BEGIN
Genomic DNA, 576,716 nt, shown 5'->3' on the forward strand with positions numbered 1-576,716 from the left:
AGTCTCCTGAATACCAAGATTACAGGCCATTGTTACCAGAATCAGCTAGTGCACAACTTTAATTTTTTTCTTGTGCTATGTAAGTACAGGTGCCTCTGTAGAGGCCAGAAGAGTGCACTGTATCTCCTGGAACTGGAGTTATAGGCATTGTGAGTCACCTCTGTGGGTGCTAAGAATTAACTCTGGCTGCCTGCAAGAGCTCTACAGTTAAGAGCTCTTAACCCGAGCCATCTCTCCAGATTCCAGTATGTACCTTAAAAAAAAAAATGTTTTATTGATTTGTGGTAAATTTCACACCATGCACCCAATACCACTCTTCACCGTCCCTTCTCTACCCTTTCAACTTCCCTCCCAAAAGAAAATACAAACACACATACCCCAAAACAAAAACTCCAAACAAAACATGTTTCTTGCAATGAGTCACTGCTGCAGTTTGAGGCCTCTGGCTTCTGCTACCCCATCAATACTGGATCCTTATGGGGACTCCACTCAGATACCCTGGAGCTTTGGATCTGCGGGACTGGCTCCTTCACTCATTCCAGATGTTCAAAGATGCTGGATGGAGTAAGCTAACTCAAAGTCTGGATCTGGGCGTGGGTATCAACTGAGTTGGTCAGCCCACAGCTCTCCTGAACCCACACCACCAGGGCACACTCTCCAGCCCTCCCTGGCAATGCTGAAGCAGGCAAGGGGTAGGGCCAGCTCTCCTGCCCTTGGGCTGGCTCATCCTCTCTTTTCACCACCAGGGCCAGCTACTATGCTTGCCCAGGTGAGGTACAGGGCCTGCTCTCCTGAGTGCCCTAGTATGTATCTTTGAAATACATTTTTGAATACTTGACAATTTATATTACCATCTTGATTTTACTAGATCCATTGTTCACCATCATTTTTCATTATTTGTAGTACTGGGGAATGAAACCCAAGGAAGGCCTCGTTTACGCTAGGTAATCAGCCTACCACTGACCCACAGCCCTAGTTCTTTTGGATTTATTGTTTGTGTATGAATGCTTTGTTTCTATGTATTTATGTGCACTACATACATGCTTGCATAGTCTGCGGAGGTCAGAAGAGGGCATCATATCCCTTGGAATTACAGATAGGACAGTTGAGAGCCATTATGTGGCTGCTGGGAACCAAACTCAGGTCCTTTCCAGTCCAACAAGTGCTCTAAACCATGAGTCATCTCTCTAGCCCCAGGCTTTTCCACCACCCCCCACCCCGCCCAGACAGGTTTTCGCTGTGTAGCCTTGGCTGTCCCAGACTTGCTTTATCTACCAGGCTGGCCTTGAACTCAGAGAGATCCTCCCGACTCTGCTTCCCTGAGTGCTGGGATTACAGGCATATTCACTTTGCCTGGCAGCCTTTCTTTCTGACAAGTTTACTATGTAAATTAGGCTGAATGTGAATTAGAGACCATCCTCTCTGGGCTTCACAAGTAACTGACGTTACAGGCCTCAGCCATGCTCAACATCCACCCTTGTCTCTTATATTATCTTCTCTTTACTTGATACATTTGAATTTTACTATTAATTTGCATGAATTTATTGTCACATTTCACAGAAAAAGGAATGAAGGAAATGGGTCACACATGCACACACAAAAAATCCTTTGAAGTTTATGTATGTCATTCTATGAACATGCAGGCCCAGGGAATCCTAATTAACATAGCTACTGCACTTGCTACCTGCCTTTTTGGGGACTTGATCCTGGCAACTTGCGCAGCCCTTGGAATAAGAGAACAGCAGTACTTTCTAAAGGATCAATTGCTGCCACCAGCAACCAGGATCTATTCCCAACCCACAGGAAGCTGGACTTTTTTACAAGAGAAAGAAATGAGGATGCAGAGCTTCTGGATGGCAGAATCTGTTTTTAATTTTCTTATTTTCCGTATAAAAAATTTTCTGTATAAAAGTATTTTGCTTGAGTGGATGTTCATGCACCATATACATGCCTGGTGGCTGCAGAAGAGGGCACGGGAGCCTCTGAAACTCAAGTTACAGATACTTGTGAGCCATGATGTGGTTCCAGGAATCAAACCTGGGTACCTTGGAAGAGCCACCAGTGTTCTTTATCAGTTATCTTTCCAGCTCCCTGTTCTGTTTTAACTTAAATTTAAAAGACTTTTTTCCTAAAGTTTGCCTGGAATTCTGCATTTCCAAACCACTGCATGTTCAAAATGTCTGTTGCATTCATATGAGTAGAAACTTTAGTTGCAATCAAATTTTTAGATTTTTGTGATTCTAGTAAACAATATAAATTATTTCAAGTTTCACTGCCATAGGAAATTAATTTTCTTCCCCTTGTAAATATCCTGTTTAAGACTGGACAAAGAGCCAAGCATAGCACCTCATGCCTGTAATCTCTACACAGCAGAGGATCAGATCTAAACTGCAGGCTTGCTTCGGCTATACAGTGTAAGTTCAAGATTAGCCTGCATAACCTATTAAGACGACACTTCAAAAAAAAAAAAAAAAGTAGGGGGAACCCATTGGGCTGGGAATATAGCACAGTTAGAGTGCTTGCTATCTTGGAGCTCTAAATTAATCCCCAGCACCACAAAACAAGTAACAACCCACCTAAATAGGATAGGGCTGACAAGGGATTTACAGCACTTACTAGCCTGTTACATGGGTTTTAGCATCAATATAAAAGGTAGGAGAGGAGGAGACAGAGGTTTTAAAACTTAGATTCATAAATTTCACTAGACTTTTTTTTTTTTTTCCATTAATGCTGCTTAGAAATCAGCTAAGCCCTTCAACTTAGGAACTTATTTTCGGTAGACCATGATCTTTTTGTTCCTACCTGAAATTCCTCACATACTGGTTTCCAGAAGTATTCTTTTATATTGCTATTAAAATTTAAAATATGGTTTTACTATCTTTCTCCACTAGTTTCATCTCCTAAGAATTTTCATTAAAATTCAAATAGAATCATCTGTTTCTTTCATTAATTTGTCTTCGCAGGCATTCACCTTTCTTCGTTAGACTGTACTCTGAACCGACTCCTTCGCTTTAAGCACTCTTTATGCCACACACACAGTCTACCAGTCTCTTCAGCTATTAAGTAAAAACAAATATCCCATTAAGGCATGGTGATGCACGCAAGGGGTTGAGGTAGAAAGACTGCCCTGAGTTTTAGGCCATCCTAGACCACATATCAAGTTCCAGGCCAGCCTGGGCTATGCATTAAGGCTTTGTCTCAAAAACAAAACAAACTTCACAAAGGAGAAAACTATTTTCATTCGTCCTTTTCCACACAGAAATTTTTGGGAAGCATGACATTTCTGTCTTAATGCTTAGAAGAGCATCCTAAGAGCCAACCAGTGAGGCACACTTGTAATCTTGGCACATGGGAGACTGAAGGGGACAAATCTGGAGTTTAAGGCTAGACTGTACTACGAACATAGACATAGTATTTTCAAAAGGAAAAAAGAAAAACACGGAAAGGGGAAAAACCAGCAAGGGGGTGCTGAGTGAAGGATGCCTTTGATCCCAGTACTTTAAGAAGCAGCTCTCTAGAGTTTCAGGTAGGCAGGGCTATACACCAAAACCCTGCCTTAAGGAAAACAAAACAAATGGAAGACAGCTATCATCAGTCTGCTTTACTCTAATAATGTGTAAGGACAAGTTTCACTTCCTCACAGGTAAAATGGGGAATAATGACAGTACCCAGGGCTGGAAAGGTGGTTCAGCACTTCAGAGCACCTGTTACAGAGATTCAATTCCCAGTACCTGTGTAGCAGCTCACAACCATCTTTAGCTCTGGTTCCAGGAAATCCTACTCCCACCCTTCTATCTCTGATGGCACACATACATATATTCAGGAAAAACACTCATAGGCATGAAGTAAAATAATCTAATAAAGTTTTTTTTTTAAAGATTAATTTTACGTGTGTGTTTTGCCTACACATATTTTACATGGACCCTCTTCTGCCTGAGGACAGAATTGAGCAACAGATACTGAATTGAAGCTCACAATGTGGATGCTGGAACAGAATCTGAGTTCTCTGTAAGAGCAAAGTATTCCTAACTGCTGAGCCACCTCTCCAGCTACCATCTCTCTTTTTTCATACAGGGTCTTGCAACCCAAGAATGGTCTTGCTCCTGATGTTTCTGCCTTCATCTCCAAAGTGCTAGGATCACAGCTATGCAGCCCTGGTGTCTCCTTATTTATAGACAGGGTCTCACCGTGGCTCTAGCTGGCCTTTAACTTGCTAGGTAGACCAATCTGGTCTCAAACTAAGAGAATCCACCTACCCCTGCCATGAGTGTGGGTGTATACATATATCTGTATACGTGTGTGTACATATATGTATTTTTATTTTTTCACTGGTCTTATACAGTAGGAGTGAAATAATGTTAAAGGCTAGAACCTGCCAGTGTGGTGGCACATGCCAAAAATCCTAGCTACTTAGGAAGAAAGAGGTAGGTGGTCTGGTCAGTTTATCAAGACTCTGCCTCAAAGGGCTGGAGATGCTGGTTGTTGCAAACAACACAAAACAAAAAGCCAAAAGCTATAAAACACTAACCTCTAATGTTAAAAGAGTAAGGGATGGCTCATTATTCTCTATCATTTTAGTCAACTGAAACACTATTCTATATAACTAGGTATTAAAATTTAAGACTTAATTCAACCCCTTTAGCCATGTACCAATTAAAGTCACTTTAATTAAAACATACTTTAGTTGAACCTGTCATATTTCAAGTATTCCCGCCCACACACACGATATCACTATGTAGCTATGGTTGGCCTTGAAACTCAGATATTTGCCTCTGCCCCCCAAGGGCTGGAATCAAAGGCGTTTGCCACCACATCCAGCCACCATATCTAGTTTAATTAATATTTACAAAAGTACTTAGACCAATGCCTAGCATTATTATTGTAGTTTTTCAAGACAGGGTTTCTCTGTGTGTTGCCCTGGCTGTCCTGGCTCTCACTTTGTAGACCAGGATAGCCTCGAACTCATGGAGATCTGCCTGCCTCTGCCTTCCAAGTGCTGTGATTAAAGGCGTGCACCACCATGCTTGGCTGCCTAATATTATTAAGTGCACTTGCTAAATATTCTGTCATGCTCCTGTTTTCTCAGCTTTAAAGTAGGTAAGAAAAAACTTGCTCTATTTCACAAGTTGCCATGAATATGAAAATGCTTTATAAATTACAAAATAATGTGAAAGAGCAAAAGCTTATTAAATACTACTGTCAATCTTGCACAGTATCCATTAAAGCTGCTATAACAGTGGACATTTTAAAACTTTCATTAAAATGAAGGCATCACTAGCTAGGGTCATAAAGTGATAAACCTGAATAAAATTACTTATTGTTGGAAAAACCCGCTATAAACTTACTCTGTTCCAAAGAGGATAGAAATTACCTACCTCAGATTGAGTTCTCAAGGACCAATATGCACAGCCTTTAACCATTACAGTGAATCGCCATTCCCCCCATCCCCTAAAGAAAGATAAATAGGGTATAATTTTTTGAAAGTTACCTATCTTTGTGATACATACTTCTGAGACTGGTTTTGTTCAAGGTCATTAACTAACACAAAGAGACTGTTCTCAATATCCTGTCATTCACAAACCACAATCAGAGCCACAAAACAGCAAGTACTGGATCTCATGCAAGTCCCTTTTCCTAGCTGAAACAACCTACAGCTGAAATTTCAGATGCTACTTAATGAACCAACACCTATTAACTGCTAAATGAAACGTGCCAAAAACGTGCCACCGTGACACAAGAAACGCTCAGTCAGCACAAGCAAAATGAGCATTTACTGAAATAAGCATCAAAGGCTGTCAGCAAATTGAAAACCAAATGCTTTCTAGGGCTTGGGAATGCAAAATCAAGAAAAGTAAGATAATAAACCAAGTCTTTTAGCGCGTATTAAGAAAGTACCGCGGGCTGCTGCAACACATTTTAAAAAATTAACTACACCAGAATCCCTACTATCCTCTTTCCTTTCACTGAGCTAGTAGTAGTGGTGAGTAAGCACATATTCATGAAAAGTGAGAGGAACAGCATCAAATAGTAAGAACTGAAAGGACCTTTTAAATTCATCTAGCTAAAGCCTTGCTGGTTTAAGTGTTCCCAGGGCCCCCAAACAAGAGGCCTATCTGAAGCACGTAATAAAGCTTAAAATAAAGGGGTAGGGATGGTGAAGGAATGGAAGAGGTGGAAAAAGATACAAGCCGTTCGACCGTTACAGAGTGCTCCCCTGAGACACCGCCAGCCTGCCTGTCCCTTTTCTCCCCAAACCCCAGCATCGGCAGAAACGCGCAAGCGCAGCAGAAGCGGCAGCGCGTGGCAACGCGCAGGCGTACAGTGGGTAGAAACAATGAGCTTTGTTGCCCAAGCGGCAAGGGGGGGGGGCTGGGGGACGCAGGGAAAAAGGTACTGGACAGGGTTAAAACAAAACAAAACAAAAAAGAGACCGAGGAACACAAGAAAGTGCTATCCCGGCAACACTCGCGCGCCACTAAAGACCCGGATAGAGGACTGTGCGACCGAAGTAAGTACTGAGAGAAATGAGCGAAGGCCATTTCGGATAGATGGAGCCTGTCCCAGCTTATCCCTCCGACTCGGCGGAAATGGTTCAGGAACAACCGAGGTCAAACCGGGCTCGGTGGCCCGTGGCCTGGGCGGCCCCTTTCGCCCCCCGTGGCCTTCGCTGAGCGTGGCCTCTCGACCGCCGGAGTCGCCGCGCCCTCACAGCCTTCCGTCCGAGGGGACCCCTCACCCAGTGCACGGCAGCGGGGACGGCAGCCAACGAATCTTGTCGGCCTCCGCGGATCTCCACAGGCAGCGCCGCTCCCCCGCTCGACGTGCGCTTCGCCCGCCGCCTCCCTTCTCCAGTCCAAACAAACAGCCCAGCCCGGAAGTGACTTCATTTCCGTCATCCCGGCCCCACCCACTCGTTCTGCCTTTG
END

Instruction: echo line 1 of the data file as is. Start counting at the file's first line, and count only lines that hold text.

Genomic DNA, 576,716 nt, shown 5'->3' on the forward strand with positions numbered 1-576,716 from the left: